Looking back, thinking ahead: Chris Wallard
Fish Farming Expert has asked individuals connected to the salmon farming industry about their year, and what they hope for in 2021.We continue the series today with Chris Wallard, chief marketing officer for St Andrews-based genetics services provider Xelect.
The Covid-19 pandemic has made 2020 a difficult year for many businesses and organisations. How has it affected yours?
Against all the odds we’re coming out of 2020 much stronger than we started it. We support breeding programmes all over the globe, from New Zealand to Canada, so the lack of travel was probably our biggest worry. However we’ve adapted our processes and it’s worked remarkably well. It certainly helps to break up the pattern of homeworking when you get a virtual tour of a shrimp hatchery in Ohio, or a mega-farm in the Middle East!
The widespread use of video conferencing means we’ve actually had more meetings with producers around the world than ever before, bringing in new customers and adding five new members of staff to the team.
Some of our new ways of working definitely make us more efficient, so we’ll stick with them. However we can’t wait to get back out to visit our customers again.
What other factors have had a bearing on your business/work?
The biggest change for us was that we’d always planned this would be a pivotal year for Xelect, launching a number of new services. We’re best known for our breeding programmes, but we’ve now launched a range of new consultancy services, ranging from genetic due diligence for mergers and acquisitions to advisory roles – for example developing tilapia farming in parts of Africa.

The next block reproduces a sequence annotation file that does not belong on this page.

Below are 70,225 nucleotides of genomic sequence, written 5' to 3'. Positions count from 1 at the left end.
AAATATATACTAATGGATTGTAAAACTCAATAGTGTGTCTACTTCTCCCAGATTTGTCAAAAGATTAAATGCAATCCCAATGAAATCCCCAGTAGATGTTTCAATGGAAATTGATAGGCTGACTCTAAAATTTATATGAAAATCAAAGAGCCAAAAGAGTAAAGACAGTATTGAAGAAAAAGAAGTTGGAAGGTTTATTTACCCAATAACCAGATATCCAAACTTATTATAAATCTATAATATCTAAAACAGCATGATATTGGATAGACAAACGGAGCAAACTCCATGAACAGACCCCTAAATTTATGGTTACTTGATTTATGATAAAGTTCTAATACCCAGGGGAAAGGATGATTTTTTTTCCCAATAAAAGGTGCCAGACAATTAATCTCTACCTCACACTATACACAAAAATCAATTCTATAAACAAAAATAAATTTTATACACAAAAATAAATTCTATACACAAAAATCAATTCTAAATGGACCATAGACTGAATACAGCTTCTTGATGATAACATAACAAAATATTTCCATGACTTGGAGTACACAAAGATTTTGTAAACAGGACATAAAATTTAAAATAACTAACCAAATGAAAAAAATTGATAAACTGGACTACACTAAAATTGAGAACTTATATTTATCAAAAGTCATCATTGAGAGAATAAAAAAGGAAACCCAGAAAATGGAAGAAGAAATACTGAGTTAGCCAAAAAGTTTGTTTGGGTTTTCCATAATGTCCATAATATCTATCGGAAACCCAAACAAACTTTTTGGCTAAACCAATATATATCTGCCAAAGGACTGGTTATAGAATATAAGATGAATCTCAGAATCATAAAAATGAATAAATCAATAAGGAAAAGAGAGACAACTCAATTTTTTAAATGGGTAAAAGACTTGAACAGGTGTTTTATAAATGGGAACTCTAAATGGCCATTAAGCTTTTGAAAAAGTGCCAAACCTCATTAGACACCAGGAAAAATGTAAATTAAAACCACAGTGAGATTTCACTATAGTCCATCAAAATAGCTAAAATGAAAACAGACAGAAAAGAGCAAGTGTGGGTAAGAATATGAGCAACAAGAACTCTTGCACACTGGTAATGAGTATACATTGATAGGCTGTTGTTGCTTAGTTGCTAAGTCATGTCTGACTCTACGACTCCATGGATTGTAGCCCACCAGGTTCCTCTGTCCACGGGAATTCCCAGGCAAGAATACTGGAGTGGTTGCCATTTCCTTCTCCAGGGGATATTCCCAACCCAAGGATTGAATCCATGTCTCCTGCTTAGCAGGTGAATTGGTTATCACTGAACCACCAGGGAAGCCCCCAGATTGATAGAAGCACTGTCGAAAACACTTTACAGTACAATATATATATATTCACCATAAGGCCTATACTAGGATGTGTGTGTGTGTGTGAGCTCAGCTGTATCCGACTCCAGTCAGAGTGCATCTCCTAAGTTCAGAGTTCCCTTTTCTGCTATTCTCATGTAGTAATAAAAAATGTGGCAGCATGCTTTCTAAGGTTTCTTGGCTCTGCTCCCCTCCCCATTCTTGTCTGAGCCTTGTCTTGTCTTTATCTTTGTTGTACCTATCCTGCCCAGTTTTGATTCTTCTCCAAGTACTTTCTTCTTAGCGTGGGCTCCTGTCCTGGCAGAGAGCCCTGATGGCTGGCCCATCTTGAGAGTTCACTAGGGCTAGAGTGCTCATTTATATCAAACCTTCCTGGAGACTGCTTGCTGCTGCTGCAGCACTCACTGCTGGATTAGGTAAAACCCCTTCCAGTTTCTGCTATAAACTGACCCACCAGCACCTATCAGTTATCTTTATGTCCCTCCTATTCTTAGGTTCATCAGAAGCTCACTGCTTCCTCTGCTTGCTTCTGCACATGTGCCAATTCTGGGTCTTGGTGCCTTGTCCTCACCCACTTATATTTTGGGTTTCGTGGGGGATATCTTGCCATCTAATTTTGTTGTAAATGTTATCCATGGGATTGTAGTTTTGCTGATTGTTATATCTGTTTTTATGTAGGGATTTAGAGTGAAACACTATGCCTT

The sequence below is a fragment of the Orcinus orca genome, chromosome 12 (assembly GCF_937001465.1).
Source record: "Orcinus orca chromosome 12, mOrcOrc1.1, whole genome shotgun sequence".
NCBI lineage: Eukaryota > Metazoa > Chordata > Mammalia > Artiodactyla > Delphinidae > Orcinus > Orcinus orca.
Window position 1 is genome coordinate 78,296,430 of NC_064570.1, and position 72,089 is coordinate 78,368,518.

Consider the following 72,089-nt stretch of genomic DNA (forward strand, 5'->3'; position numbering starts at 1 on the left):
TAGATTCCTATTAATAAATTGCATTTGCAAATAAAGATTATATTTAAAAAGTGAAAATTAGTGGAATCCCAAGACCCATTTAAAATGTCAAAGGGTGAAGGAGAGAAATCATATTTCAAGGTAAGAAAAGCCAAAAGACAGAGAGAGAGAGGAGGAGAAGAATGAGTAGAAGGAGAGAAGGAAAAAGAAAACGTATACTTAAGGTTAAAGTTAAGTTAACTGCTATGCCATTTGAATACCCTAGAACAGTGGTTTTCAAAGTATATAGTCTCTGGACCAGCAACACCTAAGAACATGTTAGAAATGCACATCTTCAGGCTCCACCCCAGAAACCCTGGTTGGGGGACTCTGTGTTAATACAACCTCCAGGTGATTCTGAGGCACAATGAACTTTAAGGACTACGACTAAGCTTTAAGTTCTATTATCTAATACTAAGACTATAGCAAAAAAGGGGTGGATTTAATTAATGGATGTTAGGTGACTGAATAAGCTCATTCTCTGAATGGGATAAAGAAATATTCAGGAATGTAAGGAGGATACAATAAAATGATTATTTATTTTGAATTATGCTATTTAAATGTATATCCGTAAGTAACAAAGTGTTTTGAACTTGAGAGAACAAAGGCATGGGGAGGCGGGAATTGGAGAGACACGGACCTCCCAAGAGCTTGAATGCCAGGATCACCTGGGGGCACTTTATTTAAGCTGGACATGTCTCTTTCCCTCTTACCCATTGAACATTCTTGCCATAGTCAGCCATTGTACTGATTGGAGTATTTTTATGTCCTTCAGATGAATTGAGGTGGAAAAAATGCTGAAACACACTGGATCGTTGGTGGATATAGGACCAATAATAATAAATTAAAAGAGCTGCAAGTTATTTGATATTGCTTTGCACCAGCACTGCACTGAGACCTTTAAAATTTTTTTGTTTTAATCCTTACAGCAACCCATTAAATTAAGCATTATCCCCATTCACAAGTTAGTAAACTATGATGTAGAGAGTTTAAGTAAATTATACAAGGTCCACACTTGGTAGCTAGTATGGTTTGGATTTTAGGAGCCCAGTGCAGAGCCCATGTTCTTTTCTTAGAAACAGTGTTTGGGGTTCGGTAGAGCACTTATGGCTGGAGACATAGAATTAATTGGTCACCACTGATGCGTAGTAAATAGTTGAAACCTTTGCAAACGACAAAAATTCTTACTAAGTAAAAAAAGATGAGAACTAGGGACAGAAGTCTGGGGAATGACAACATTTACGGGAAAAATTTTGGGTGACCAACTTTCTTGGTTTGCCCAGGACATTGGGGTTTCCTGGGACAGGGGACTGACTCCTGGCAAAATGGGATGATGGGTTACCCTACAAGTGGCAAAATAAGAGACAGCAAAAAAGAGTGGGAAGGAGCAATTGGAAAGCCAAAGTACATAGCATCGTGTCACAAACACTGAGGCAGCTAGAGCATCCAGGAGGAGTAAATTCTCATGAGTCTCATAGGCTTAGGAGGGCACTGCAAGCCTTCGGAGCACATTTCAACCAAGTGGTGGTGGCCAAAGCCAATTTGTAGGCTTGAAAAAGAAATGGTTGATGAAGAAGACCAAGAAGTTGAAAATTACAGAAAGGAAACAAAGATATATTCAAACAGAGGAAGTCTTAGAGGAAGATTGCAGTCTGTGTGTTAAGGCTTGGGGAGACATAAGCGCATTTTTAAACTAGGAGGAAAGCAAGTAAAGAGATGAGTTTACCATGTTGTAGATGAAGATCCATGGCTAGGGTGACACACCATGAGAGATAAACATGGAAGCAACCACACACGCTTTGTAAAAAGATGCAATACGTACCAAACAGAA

It’s been a big change for us, as we’re now just as likely to be producing reports for investment specialists or management consultants as for fish farmers. It’s opened our eyes to a whole new side of aquaculture, and is the start of a new chapter for us.
What was the most significant event of 2020 for your company/organisation?
Let’s take Covid-19 as a given!
However in the long term we think it will actually be the launch of our new “smart” genomics techniques. A big part of our mission as a company is to give everyone in aquaculture access to the latest technologies, not just those with deep pockets. Genomic selection has always been the gold standard for breeding programmes, but it’s just not appropriate for the majority of producers. Recent breakthroughs in computing power and the costs of genetics mean we’ve been able to combine big data bioinformatics analysis with cost effective sequencing to give almost all the benefits of genomic selection for a fraction of the cost. That took a big step forward in 2020 as we successfully rolled it out to some of our key customers. It's early days, but we believe we will come to look back at it as a real game changer.
What would you like to see happen in 2021 to help the fish farming industry thrive?
It’s tempting to say that in 2021 we’d like to see almost NOTHING major happen, so that producers who have suffered from so much disruption can steady the ship and grow their businesses! We are of course hoping for a successful rollout of vaccines against Covid-19 and the return to something approaching normality, particularly the easing of international travel restrictions!